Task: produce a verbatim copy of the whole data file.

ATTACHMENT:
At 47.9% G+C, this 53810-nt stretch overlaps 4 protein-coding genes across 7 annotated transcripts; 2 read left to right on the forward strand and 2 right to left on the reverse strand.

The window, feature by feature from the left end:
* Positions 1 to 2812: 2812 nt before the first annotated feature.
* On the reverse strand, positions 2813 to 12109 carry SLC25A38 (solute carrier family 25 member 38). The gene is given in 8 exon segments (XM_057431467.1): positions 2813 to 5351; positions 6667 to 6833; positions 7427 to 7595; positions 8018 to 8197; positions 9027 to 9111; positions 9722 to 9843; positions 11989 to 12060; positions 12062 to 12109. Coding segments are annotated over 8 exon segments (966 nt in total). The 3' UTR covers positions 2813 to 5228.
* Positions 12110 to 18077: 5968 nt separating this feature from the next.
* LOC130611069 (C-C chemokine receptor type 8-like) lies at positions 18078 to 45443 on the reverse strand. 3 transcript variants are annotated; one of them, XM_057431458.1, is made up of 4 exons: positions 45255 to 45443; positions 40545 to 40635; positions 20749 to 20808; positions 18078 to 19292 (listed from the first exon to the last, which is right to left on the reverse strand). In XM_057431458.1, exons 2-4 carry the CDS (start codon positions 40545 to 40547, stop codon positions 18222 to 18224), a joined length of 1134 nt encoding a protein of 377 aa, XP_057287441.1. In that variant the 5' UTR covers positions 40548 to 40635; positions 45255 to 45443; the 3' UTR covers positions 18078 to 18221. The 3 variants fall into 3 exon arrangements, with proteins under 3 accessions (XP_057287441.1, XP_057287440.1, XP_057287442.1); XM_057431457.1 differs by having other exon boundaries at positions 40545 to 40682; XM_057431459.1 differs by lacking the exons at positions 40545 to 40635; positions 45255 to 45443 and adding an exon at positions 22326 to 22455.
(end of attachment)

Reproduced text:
At 47.9% G+C, this 53810-nt stretch overlaps 4 protein-coding genes across 7 annotated transcripts; 2 read left to right on the forward strand and 2 right to left on the reverse strand.

The window, feature by feature from the left end:
* Positions 1 to 2812: 2812 nt before the first annotated feature.
* On the reverse strand, positions 2813 to 12109 carry SLC25A38 (solute carrier family 25 member 38). The gene is given in 8 exon segments (XM_057431467.1): positions 2813 to 5351; positions 6667 to 6833; positions 7427 to 7595; positions 8018 to 8197; positions 9027 to 9111; positions 9722 to 9843; positions 11989 to 12060; positions 12062 to 12109. Coding segments are annotated over 8 exon segments (966 nt in total). The 3' UTR covers positions 2813 to 5228.
* Positions 12110 to 18077: 5968 nt separating this feature from the next.
* LOC130611069 (C-C chemokine receptor type 8-like) lies at positions 18078 to 45443 on the reverse strand. 3 transcript variants are annotated; one of them, XM_057431458.1, is made up of 4 exons: positions 45255 to 45443; positions 40545 to 40635; positions 20749 to 20808; positions 18078 to 19292 (listed from the first exon to the last, which is right to left on the reverse strand). In XM_057431458.1, exons 2-4 carry the CDS (start codon positions 40545 to 40547, stop codon positions 18222 to 18224), a joined length of 1134 nt encoding a protein of 377 aa, XP_057287441.1. In that variant the 5' UTR covers positions 40548 to 40635; positions 45255 to 45443; the 3' UTR covers positions 18078 to 18221. The 3 variants fall into 3 exon arrangements, with proteins under 3 accessions (XP_057287441.1, XP_057287440.1, XP_057287442.1); XM_057431457.1 differs by having other exon boundaries at positions 40545 to 40682; XM_057431459.1 differs by lacking the exons at positions 40545 to 40635; positions 45255 to 45443 and adding an exon at positions 22326 to 22455.